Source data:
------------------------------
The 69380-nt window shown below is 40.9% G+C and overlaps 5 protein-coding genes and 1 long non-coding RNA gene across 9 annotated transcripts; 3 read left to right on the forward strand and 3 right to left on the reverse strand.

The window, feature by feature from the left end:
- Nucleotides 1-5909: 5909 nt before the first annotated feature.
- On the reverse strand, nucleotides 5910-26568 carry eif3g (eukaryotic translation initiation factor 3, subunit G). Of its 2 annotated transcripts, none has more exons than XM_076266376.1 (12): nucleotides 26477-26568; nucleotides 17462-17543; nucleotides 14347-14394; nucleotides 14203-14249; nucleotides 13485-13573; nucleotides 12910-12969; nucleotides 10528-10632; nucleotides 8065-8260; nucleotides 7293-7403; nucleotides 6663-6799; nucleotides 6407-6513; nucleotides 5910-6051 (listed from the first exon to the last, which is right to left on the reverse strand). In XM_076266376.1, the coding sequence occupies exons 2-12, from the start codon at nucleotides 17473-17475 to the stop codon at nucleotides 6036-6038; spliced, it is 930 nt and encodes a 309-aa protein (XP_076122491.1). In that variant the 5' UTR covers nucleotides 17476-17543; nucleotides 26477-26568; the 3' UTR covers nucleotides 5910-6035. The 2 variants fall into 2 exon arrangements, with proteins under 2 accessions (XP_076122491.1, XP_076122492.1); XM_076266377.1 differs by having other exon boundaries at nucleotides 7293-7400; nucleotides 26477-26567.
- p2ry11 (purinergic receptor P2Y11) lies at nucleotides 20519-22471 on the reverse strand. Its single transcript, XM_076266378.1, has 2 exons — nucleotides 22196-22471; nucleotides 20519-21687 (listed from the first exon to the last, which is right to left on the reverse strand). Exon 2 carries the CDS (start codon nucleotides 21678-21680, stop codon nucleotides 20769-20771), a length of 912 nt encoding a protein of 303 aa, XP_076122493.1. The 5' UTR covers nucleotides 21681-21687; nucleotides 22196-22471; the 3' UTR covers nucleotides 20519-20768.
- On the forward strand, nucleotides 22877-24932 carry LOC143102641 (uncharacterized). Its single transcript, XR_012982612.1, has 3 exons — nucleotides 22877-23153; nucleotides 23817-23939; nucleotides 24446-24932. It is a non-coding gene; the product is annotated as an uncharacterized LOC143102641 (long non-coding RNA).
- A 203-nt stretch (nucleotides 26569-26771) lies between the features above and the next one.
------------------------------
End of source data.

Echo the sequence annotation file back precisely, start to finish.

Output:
The 69380-nt window shown below is 40.9% G+C and overlaps 5 protein-coding genes and 1 long non-coding RNA gene across 9 annotated transcripts; 3 read left to right on the forward strand and 3 right to left on the reverse strand.

The window, feature by feature from the left end:
- Nucleotides 1-5909: 5909 nt before the first annotated feature.
- On the reverse strand, nucleotides 5910-26568 carry eif3g (eukaryotic translation initiation factor 3, subunit G). Of its 2 annotated transcripts, none has more exons than XM_076266376.1 (12): nucleotides 26477-26568; nucleotides 17462-17543; nucleotides 14347-14394; nucleotides 14203-14249; nucleotides 13485-13573; nucleotides 12910-12969; nucleotides 10528-10632; nucleotides 8065-8260; nucleotides 7293-7403; nucleotides 6663-6799; nucleotides 6407-6513; nucleotides 5910-6051 (listed from the first exon to the last, which is right to left on the reverse strand). In XM_076266376.1, the coding sequence occupies exons 2-12, from the start codon at nucleotides 17473-17475 to the stop codon at nucleotides 6036-6038; spliced, it is 930 nt and encodes a 309-aa protein (XP_076122491.1). In that variant the 5' UTR covers nucleotides 17476-17543; nucleotides 26477-26568; the 3' UTR covers nucleotides 5910-6035. The 2 variants fall into 2 exon arrangements, with proteins under 2 accessions (XP_076122491.1, XP_076122492.1); XM_076266377.1 differs by having other exon boundaries at nucleotides 7293-7400; nucleotides 26477-26567.
- p2ry11 (purinergic receptor P2Y11) lies at nucleotides 20519-22471 on the reverse strand. Its single transcript, XM_076266378.1, has 2 exons — nucleotides 22196-22471; nucleotides 20519-21687 (listed from the first exon to the last, which is right to left on the reverse strand). Exon 2 carries the CDS (start codon nucleotides 21678-21680, stop codon nucleotides 20769-20771), a length of 912 nt encoding a protein of 303 aa, XP_076122493.1. The 5' UTR covers nucleotides 21681-21687; nucleotides 22196-22471; the 3' UTR covers nucleotides 20519-20768.
- On the forward strand, nucleotides 22877-24932 carry LOC143102641 (uncharacterized). Its single transcript, XR_012982612.1, has 3 exons — nucleotides 22877-23153; nucleotides 23817-23939; nucleotides 24446-24932. It is a non-coding gene; the product is annotated as an uncharacterized LOC143102641 (long non-coding RNA).
- A 203-nt stretch (nucleotides 26569-26771) lies between the features above and the next one.